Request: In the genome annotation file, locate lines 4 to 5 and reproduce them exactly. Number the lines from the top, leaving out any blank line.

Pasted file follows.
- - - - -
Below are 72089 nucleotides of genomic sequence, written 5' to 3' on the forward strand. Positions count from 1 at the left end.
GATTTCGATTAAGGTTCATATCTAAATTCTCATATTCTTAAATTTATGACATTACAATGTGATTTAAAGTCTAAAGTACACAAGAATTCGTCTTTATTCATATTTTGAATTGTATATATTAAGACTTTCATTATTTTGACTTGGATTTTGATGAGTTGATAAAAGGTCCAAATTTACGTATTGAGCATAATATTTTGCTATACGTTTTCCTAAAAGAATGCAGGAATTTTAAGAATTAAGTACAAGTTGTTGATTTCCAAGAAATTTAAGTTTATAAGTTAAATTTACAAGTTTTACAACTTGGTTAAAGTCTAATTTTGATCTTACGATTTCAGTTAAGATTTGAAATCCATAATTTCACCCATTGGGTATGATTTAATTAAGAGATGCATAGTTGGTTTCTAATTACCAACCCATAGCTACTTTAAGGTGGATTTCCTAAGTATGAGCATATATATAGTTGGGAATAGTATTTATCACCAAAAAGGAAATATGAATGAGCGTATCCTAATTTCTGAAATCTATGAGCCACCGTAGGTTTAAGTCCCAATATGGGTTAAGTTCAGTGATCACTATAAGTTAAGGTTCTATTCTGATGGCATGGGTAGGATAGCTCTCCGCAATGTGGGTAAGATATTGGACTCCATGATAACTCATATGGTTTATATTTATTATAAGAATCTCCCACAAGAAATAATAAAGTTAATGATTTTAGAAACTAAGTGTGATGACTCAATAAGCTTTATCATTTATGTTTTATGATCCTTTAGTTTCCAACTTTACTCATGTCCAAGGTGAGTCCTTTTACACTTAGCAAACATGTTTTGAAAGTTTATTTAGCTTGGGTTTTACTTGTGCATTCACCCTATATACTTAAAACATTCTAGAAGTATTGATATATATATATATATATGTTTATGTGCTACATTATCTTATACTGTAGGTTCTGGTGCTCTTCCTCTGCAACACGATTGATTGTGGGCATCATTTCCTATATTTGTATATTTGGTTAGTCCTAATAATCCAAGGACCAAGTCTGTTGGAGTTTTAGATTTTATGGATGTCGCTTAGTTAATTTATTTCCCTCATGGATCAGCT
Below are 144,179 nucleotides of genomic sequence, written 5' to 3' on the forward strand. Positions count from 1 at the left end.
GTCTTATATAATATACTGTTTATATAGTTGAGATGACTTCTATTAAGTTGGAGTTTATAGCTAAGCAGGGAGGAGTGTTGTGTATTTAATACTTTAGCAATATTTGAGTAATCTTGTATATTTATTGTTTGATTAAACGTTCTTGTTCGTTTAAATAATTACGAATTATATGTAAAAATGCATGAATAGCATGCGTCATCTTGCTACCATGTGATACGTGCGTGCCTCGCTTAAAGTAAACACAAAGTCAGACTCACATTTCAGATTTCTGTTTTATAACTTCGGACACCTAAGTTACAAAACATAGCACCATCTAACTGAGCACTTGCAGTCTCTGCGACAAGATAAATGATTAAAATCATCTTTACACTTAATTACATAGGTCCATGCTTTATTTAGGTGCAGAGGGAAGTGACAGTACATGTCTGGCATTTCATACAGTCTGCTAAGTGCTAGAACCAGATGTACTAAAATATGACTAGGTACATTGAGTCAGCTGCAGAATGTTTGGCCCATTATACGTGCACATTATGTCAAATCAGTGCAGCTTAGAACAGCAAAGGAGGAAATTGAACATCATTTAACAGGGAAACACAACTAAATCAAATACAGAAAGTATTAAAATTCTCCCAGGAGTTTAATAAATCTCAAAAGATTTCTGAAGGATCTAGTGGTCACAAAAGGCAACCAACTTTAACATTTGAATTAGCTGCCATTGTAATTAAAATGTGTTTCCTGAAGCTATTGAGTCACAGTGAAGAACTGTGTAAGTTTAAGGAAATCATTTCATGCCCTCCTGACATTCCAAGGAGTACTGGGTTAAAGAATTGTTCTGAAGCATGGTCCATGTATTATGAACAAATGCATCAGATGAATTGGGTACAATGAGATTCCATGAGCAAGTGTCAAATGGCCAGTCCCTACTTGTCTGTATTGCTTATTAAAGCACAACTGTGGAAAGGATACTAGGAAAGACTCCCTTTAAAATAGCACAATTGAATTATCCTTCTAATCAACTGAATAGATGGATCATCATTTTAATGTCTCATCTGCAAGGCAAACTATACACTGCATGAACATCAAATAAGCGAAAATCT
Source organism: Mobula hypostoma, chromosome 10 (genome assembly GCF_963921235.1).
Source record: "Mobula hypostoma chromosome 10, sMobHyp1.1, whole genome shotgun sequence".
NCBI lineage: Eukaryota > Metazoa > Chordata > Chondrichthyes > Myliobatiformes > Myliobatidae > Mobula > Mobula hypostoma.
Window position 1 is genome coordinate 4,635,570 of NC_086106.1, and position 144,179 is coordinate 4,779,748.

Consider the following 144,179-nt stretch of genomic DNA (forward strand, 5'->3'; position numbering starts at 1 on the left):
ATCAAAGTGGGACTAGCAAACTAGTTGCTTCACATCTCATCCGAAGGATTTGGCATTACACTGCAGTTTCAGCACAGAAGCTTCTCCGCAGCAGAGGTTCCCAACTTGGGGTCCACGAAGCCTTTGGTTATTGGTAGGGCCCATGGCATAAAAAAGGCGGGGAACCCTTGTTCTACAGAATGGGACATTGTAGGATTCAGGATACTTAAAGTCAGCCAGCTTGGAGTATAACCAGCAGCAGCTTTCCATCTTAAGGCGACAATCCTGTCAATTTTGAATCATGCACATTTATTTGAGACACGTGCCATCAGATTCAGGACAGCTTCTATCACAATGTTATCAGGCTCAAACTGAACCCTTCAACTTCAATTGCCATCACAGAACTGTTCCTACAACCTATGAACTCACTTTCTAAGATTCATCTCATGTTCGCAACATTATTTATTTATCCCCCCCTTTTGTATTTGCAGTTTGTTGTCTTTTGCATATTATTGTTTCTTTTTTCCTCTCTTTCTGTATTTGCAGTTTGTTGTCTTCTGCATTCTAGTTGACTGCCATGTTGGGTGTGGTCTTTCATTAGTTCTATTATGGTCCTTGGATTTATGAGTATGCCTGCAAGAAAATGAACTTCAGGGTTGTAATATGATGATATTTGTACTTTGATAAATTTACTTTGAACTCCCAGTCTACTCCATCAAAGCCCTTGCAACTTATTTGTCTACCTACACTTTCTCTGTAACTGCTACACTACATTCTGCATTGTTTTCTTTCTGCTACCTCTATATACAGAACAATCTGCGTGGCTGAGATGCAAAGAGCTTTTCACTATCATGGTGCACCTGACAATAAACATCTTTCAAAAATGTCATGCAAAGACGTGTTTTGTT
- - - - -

GTCTTATATAATATACTGTTTATATAGTTGAGATGACTTCTATTAAGTTGGAGTTTATAGCTAAGCAGGGAGGAGTGTTGTGTATTTAATACTTTAGCAATATTTGAGTAATCTTGTATATTTATTGTTTGATTAAACGTTCTTGTTCGTTTAAATAATTACGAATTATATGTAAAAATGCATGAATAGCATGCGTCATCTTGCTACCATGTGATACGTGCGTGCCTCGCTTAAAGTAAACACAAAGTCAGACTCACATTTCAGATTTCTGTTTTATAACTTCGGACACCTAAGTTACAAAACATAGCACCATCTAACTGAGCACTTGCAGTCTCTGCGACAAGATAAATGATTAAAATCATCTTTACACTTAATTACATAGGTCCATGCTTTATTTAGGTGCAGAGGGAAGTGACAGTACATGTCTGGCATTTCATACAGTCTGCTAAGTGCTAGAACCAGATGTACTAAAATATGACTAGGTACATTGAGTCAGCTGCAGAATGTTTGGCCCATTATACGTGCACATTATGTCAAATCAGTGCAGCTTAGAACAGCAAAGGAGGAAATTGAACATCATTTAACAGGGAAACACAACTAAATCAAATACAGAAAGTATTAAAATTCTCCCAGGAGTTTAATAAATCTCAAAAGATTTCTGAAGGATCTAGTGGTCACAAAAGGCAACCAACTTTAACATTTGAATTAGCTGCCATTGTAATTAAAATGTGTTTCCTGAAGCTATTGAGTCACAGTGAAGAACTGTGTAAGTTTAAGGAAATCATTTCATGCCCTCCTGACATTCCAAGGAGTACTGGGTTAAAGAATTGTTCTGAAGCATGGTCCATGTATTATGAACAAATGCATCAGATGAATTGGGTACAATGAGATTCCATGAGCAAGTGTCAAATGGCCAGTCCCTACTTGTCTGTATTGCTTATTAAAGCACAACTGTGGAAAGGATACTAGGAAAGACTCCCTTTAAAATAGCACAATTGAATTATCCTTCTAATCAACTGAATAGATGGATCATCATTTTAATGTCTCATCTGCAAGGCAAACTATACACTGCATGAACATCAAATAAGCGAAAATCT
Source organism: Mobula hypostoma, chromosome 10 (genome assembly GCF_963921235.1).